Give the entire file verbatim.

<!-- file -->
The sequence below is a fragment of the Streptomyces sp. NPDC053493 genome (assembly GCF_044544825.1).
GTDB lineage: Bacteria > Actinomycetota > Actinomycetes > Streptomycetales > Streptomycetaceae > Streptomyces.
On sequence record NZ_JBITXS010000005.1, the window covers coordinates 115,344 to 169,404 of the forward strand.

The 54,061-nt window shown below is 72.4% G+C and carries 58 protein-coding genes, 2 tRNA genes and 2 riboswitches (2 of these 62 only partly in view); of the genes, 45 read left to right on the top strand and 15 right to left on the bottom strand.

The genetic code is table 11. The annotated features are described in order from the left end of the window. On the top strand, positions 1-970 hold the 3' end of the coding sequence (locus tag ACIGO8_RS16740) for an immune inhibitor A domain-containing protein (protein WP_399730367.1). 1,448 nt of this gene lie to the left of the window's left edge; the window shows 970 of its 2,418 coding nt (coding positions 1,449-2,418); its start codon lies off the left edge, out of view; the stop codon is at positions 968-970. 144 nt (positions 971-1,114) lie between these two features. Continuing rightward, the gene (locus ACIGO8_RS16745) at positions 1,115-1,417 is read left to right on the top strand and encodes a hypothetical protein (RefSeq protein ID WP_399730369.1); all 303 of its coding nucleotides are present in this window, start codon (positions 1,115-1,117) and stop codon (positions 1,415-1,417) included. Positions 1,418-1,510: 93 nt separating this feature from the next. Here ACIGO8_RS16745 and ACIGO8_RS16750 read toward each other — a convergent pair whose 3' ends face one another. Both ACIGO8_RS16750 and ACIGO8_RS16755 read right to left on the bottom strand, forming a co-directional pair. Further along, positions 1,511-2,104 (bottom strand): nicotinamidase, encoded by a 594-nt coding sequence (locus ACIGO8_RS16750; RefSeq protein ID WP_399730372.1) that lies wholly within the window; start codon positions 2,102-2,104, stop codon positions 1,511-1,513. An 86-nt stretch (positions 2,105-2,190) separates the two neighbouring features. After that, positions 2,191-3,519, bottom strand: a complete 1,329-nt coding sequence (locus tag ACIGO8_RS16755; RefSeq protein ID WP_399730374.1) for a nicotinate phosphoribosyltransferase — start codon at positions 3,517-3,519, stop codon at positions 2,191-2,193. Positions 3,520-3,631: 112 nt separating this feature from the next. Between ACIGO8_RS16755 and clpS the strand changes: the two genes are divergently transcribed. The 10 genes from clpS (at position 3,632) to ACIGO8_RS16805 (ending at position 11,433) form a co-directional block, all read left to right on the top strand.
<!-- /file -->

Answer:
The sequence below is a fragment of the Streptomyces sp. NPDC053493 genome (assembly GCF_044544825.1).
GTDB lineage: Bacteria > Actinomycetota > Actinomycetes > Streptomycetales > Streptomycetaceae > Streptomyces.
On sequence record NZ_JBITXS010000005.1, the window covers coordinates 115,344 to 169,404 of the forward strand.

The 54,061-nt window shown below is 72.4% G+C and carries 58 protein-coding genes, 2 tRNA genes and 2 riboswitches (2 of these 62 only partly in view); of the genes, 45 read left to right on the top strand and 15 right to left on the bottom strand.

The genetic code is table 11. The annotated features are described in order from the left end of the window. On the top strand, positions 1-970 hold the 3' end of the coding sequence (locus tag ACIGO8_RS16740) for an immune inhibitor A domain-containing protein (protein WP_399730367.1). 1,448 nt of this gene lie to the left of the window's left edge; the window shows 970 of its 2,418 coding nt (coding positions 1,449-2,418); its start codon lies off the left edge, out of view; the stop codon is at positions 968-970. 144 nt (positions 971-1,114) lie between these two features. Continuing rightward, the gene (locus ACIGO8_RS16745) at positions 1,115-1,417 is read left to right on the top strand and encodes a hypothetical protein (RefSeq protein ID WP_399730369.1); all 303 of its coding nucleotides are present in this window, start codon (positions 1,115-1,117) and stop codon (positions 1,415-1,417) included. Positions 1,418-1,510: 93 nt separating this feature from the next. Here ACIGO8_RS16745 and ACIGO8_RS16750 read toward each other — a convergent pair whose 3' ends face one another. Both ACIGO8_RS16750 and ACIGO8_RS16755 read right to left on the bottom strand, forming a co-directional pair. Further along, positions 1,511-2,104 (bottom strand): nicotinamidase, encoded by a 594-nt coding sequence (locus ACIGO8_RS16750; RefSeq protein ID WP_399730372.1) that lies wholly within the window; start codon positions 2,102-2,104, stop codon positions 1,511-1,513. An 86-nt stretch (positions 2,105-2,190) separates the two neighbouring features. After that, positions 2,191-3,519, bottom strand: a complete 1,329-nt coding sequence (locus tag ACIGO8_RS16755; RefSeq protein ID WP_399730374.1) for a nicotinate phosphoribosyltransferase — start codon at positions 3,517-3,519, stop codon at positions 2,191-2,193. Positions 3,520-3,631: 112 nt separating this feature from the next. Between ACIGO8_RS16755 and clpS the strand changes: the two genes are divergently transcribed. The 10 genes from clpS (at position 3,632) to ACIGO8_RS16805 (ending at position 11,433) form a co-directional block, all read left to right on the top strand.